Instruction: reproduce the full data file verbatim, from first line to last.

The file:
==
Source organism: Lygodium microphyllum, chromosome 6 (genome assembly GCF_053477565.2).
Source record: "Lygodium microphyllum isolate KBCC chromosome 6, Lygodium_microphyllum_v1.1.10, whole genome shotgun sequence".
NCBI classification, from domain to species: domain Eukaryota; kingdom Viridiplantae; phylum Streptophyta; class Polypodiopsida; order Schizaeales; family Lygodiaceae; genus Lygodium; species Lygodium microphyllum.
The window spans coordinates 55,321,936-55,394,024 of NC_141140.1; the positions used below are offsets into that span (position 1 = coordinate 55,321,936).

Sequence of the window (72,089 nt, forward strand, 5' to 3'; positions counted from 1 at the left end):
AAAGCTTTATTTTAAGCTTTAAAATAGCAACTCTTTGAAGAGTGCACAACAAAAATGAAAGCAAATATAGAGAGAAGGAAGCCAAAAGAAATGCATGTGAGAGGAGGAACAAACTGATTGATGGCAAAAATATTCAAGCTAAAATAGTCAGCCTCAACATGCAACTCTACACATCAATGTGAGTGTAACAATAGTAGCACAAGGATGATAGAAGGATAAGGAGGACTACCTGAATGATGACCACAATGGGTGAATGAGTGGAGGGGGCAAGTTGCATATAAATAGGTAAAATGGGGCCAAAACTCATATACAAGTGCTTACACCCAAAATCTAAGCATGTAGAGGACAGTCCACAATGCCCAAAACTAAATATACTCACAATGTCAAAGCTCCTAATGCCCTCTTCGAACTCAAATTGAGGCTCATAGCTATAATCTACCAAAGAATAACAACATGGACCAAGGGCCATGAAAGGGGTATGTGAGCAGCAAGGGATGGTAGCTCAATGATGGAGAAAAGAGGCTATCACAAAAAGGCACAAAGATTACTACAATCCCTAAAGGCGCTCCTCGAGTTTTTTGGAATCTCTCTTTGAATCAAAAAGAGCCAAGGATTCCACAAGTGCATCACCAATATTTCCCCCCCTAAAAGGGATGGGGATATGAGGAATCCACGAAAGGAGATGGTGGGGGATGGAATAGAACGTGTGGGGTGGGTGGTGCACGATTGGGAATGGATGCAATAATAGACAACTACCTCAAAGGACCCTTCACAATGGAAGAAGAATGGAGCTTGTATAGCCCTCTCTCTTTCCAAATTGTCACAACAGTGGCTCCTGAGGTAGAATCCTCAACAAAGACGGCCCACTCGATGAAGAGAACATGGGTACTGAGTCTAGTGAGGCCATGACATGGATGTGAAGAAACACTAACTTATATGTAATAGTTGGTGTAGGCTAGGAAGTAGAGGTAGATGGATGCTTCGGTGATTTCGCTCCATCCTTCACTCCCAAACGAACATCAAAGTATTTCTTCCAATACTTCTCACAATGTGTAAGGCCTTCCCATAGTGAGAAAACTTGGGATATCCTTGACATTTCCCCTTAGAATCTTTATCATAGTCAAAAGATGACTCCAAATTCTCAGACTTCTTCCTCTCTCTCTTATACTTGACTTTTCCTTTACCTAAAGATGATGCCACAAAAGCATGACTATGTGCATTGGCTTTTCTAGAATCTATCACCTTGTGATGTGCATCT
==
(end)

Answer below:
Source organism: Lygodium microphyllum, chromosome 6 (genome assembly GCF_053477565.2).
Source record: "Lygodium microphyllum isolate KBCC chromosome 6, Lygodium_microphyllum_v1.1.10, whole genome shotgun sequence".
NCBI classification, from domain to species: domain Eukaryota; kingdom Viridiplantae; phylum Streptophyta; class Polypodiopsida; order Schizaeales; family Lygodiaceae; genus Lygodium; species Lygodium microphyllum.
The window spans coordinates 55,321,936-55,394,024 of NC_141140.1; the positions used below are offsets into that span (position 1 = coordinate 55,321,936).

Sequence of the window (72,089 nt, forward strand, 5' to 3'; positions counted from 1 at the left end):
AAAGCTTTATTTTAAGCTTTAAAATAGCAACTCTTTGAAGAGTGCACAACAAAAATGAAAGCAAATATAGAGAGAAGGAAGCCAAAAGAAATGCATGTGAGAGGAGGAACAAACTGATTGATGGCAAAAATATTCAAGCTAAAATAGTCAGCCTCAACATGCAACTCTACACATCAATGTGAGTGTAACAATAGTAGCACAAGGATGATAGAAGGATAAGGAGGACTACCTGAATGATGACCACAATGGGTGAATGAGTGGAGGGGGCAAGTTGCATATAAATAGGTAAAATGGGGCCAAAACTCATATACAAGTGCTTACACCCAAAATCTAAGCATGTAGAGGACAGTCCACAATGCCCAAAACTAAATATACTCACAATGTCAAAGCTCCTAATGCCCTCTTCGAACTCAAATTGAGGCTCATAGCTATAATCTACCAAAGAATAACAACATGGACCAAGGGCCATGAAAGGGGTATGTGAGCAGCAAGGGATGGTAGCTCAATGATGGAGAAAAGAGGCTATCACAAAAAGGCACAAAGATTACTACAATCCCTAAAGGCGCTCCTCGAGTTTTTTGGAATCTCTCTTTGAATCAAAAAGAGCCAAGGATTCCACAAGTGCATCACCAATATTTCCCCCCCTAAAAGGGATGGGGATATGAGGAATCCACGAAAGGAGATGGTGGGGGATGGAATAGAACGTGTGGGGTGGGTGGTGCACGATTGGGAATGGATGCAATAATAGACAACTACCTCAAAGGACCCTTCACAATGGAAGAAGAATGGAGCTTGTATAGCCCTCTCTCTTTCCAAATTGTCACAACAGTGGCTCCTGAGGTAGAATCCTCAACAAAGACGGCCCACTCGATGAAGAGAACATGGGTACTGAGTCTAGTGAGGCCATGACATGGATGTGAAGAAACACTAACTTATATGTAATAGTTGGTGTAGGCTAGGAAGTAGAGGTAGATGGATGCTTCGGTGATTTCGCTCCATCCTTCACTCCCAAACGAACATCAAAGTATTTCTTCCAATACTTCTCACAATGTGTAAGGCCTTCCCATAGTGAGAAAACTTGGGATATCCTTGACATTTCCCCTTAGAATCTTTATCATAGTCAAAAGATGACTCCAAATTCTCAGACTTCTTCCTCTCTCTCTTATACTTGACTTTTCCTTTACCTAAAGATGATGCCACAAAAGCATGACTATGTGCATTGGCTTTTCTAGAATCTATCACCTTGTGATGTGCATCT